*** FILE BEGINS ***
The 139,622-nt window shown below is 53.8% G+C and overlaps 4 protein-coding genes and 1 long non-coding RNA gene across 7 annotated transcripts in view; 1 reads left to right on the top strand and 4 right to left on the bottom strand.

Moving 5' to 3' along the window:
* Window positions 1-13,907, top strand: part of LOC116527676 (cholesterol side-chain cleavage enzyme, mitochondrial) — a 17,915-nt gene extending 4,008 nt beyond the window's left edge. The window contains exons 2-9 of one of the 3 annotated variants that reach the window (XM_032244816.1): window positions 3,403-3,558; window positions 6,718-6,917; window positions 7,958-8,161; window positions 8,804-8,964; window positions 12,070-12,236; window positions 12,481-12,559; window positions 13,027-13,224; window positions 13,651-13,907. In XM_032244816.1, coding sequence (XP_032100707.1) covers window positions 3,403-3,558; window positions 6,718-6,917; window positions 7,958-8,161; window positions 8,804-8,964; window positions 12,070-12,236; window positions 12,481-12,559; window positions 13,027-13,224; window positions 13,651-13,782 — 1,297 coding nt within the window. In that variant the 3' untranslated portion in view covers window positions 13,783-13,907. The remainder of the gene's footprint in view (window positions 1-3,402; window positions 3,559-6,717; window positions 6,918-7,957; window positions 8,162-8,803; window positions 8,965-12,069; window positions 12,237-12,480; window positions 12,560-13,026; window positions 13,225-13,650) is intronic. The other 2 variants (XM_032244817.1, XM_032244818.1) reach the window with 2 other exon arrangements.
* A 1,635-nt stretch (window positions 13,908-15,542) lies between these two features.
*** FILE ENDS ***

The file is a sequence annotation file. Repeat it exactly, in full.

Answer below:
The 139,622-nt window shown below is 53.8% G+C and overlaps 4 protein-coding genes and 1 long non-coding RNA gene across 7 annotated transcripts in view; 1 reads left to right on the top strand and 4 right to left on the bottom strand.

Moving 5' to 3' along the window:
* Window positions 1-13,907, top strand: part of LOC116527676 (cholesterol side-chain cleavage enzyme, mitochondrial) — a 17,915-nt gene extending 4,008 nt beyond the window's left edge. The window contains exons 2-9 of one of the 3 annotated variants that reach the window (XM_032244816.1): window positions 3,403-3,558; window positions 6,718-6,917; window positions 7,958-8,161; window positions 8,804-8,964; window positions 12,070-12,236; window positions 12,481-12,559; window positions 13,027-13,224; window positions 13,651-13,907. In XM_032244816.1, coding sequence (XP_032100707.1) covers window positions 3,403-3,558; window positions 6,718-6,917; window positions 7,958-8,161; window positions 8,804-8,964; window positions 12,070-12,236; window positions 12,481-12,559; window positions 13,027-13,224; window positions 13,651-13,782 — 1,297 coding nt within the window. In that variant the 3' untranslated portion in view covers window positions 13,783-13,907. The remainder of the gene's footprint in view (window positions 1-3,402; window positions 3,559-6,717; window positions 6,918-7,957; window positions 8,162-8,803; window positions 8,965-12,069; window positions 12,237-12,480; window positions 12,560-13,026; window positions 13,225-13,650) is intronic. The other 2 variants (XM_032244817.1, XM_032244818.1) reach the window with 2 other exon arrangements.
* A 1,635-nt stretch (window positions 13,908-15,542) lies between these two features.